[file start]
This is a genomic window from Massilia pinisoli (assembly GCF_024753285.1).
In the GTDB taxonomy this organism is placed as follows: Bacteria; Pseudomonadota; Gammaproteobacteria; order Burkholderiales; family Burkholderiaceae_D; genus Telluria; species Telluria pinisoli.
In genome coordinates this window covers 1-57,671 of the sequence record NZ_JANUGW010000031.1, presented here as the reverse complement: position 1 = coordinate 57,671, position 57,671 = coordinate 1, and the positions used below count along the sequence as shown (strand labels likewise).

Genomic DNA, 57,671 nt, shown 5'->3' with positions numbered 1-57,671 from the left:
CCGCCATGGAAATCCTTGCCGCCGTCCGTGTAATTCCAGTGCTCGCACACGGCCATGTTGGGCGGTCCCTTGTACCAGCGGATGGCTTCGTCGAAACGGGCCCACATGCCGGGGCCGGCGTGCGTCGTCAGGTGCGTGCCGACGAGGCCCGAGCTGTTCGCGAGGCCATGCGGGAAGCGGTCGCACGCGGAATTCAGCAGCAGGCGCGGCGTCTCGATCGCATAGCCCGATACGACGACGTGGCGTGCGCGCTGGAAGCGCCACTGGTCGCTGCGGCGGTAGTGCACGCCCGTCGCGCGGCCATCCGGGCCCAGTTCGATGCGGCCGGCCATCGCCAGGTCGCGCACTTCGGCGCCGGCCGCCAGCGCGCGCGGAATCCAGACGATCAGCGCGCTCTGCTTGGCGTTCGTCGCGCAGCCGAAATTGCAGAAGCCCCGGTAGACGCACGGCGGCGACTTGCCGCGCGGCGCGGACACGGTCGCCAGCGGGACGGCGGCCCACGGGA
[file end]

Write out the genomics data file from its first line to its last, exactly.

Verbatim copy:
This is a genomic window from Massilia pinisoli (assembly GCF_024753285.1).
In the GTDB taxonomy this organism is placed as follows: Bacteria; Pseudomonadota; Gammaproteobacteria; order Burkholderiales; family Burkholderiaceae_D; genus Telluria; species Telluria pinisoli.
In genome coordinates this window covers 1-57,671 of the sequence record NZ_JANUGW010000031.1, presented here as the reverse complement: position 1 = coordinate 57,671, position 57,671 = coordinate 1, and the positions used below count along the sequence as shown (strand labels likewise).

Genomic DNA, 57,671 nt, shown 5'->3' with positions numbered 1-57,671 from the left:
CCGCCATGGAAATCCTTGCCGCCGTCCGTGTAATTCCAGTGCTCGCACACGGCCATGTTGGGCGGTCCCTTGTACCAGCGGATGGCTTCGTCGAAACGGGCCCACATGCCGGGGCCGGCGTGCGTCGTCAGGTGCGTGCCGACGAGGCCCGAGCTGTTCGCGAGGCCATGCGGGAAGCGGTCGCACGCGGAATTCAGCAGCAGGCGCGGCGTCTCGATCGCATAGCCCGATACGACGACGTGGCGTGCGCGCTGGAAGCGCCACTGGTCGCTGCGGCGGTAGTGCACGCCCGTCGCGCGGCCATCCGGGCCCAGTTCGATGCGGCCGGCCATCGCCAGGTCGCGCACTTCGGCGCCGGCCGCCAGCGCGCGCGGAATCCAGACGATCAGCGCGCTCTGCTTGGCGTTCGTCGCGCAGCCGAAATTGCAGAAGCCCCGGTAGACGCACGGCGGCGACTTGCCGCGCGGCGCGGACACGGTCGCCAGCGGGACGGCGGCCCACGGGA